fines on polluting diesel vehicles  

The Constitution, Law, and Justice Committee approved the activation of a decree to increase fines on polluting diesel vehicles. According to the order, driving a polluting vehicle without a label will incur a fine of NIS 500 for individuals and NIS 1,000 for corporations, with double the fine for repeat offenses. For operating an old heavy vehicle without a particle filter, the fine will be NIS 3,000 for individuals and NIS 6,000 for corporations, with double the fine for repeat offenses. These fines will be imposed on vehicle owners who are stopped for driving without a particle filter or a “polluting vehicle” sticker, even if they were required to have one.

The Ministry of Environmental Protection submitted the order for the committee’s approval as part of efforts to reduce air pollution from vehicles. The order allows the issuance of fine payment notices for two offenses: driving a polluting vehicle without a “polluting vehicle” sticker, which will result in a fine of NIS 500 for the first offense and NIS 1,000 for repeat offenses, and owning vehicles without a particle filter, which will result in a fine of NIS 3,000.

The fines range

The roadside car tests are administered using a device that measures smoke emissions to assess the extent of pollution being emitted. In accordance with Clean Air Law regulations, smoke emissions from vehicles may not persist for more than 20 consecutive seconds.

The car licenses of the 20 vehicles ordered off the road during the roadside checks were immediately invalidated. These licenses can only be reinstated once the malfunction is repaired and the car passes a subsequent test. Afterward, the owners will need to obtain a new license from the Licensing Bureau.

In addition to the 20 cars that were taken off the road, officials issued 18 reports to drivers for unusual air pollution and other safety deficiencies discovered during the inspection. These deficiencies included worn tires, improper brake systems, malfunctioning headlights, and more.

Fines range from NIS 250 to NIS 1,000, depending on the violation and deficiency found.

the list of GHG:

Greenhouse gases (GHGs) are a group of compounds that are able to trap heat (infrared radiation) in the earth’s atmosphere, thereby contributing to the greenhouse effect. To explain this in a straightforward manner, let’s think about a greenhouse made of glass. Sunlight enters the greenhouse, warms the plants and air inside, but the heat is trapped by the glass. Similarly, greenhouse gases in Earth’s atmosphere trap the sun’s heat.

Here are some of the primary greenhouse gases:

1. **Carbon Dioxide (CO2)**: This is the most widely discussed greenhouse gas. It is primarily produced by burning fossil fuels (like coal, oil, and natural gas), as well as through other processes such as deforestation, and the production of cement. An analogy for CO2’s role could be likened to wrapping yourself in a thick blanket. It effectively traps your body heat by preventing it from escaping.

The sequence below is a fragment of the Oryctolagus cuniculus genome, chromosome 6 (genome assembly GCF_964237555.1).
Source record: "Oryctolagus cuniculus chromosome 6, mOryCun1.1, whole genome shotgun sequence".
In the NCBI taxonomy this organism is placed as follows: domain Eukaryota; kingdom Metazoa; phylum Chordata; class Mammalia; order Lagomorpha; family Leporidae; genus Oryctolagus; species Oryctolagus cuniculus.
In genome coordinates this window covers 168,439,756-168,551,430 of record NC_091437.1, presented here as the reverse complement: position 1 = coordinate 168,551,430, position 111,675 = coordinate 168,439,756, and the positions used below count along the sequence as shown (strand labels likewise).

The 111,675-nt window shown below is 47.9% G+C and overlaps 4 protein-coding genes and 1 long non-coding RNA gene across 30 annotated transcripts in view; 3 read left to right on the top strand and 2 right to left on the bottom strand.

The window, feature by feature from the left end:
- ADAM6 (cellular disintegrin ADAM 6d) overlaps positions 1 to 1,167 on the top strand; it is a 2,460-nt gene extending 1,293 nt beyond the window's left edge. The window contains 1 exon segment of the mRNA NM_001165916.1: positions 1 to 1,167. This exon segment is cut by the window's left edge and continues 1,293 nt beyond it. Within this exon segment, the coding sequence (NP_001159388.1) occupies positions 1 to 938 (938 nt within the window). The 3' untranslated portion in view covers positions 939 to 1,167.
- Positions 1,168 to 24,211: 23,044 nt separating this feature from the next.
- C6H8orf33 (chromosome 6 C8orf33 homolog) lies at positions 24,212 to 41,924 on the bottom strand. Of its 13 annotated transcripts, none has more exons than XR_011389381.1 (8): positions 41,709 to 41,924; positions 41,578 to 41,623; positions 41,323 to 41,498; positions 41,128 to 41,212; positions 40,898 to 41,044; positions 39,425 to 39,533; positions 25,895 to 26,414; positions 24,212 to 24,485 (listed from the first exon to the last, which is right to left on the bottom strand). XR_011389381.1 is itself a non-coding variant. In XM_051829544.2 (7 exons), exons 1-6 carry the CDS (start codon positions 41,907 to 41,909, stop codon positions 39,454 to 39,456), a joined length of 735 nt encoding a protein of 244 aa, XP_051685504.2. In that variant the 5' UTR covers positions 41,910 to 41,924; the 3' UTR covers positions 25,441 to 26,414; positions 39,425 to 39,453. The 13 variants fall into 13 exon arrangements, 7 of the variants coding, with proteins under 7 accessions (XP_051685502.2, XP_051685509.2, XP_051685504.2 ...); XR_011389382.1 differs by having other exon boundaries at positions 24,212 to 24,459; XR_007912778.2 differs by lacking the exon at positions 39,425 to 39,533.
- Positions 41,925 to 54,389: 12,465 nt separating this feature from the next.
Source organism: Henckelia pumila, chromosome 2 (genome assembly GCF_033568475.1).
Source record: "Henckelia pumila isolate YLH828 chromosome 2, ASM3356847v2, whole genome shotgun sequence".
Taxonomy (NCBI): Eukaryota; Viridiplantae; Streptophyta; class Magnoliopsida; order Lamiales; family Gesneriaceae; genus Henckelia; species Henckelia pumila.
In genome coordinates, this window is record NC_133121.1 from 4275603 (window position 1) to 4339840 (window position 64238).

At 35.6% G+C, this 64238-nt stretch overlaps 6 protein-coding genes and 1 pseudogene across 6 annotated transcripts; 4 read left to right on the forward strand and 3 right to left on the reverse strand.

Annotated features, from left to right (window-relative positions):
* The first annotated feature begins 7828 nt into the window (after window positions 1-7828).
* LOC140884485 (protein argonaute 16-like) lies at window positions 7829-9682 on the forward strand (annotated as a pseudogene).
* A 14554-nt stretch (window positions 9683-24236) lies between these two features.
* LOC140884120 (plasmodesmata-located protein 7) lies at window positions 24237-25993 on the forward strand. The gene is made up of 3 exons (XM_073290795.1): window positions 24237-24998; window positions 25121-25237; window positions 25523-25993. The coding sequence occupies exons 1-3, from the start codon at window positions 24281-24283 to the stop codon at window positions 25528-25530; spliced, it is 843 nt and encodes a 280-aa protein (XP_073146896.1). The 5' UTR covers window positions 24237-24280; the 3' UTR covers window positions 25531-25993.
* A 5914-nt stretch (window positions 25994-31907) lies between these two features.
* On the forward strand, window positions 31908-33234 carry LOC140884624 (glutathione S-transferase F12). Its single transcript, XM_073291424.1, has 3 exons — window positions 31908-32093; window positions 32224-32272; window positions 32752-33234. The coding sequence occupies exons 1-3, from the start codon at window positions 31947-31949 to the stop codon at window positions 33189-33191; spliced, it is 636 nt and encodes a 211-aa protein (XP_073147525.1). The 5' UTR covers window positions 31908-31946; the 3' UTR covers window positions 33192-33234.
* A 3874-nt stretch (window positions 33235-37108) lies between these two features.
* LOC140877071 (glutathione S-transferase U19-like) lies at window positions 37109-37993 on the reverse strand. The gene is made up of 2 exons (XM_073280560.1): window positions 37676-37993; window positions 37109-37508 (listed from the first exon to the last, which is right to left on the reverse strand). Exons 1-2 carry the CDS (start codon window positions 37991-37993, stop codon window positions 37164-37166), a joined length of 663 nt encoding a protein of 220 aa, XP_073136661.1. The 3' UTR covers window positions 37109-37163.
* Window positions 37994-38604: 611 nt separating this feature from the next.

2. **Methane (CH4)**: Methane is far more effective at trapping heat than CO2, but it stays in the atmosphere for a shorter time. Major sources include landfills, the oil and natural gas industry, and agriculture—especially from the digestive systems of grazing animals. Imagine methane as a very thick, but shorter-lived, blanket compared to CO2.

3. **Nitrous Oxide (N2O)**: This potent gas comes from agricultural and industrial activities, as well as combustion of fossil fuels and solid waste. Nitrous oxide could be thought of as a smaller, but very effective, heat patch that holds onto warmth incredibly well, even though much less of it exists.

4. **Fluorinated Gases**: These are synthetic gases that come from industrial processes. They are not widely found in nature but are very potent in their greenhouse effect and can remain in the atmosphere for thousands of years. You can imagine them as highly specialized and persistent heat traps, like an insulated thermos flask that keeps coffee hot for a very long time.

The analogy overall: If Earth were a house, greenhouse gases are like various forms of insulation that trap the sun’s heat inside our home. Without any insulation (greenhouse gases), Earth would be too cold. However, too much insulation leads to overheating, which is what is happening with global warming.

Before delving deeper into the impact of these gases on global warming or their sources, it’s helpful to know: How familiar are you with the concept of the electromagnetic spectrum and how Earth receives energy from the sun? This will help in understanding why these gases specifically trap heat.


Fines for air polluting vehicles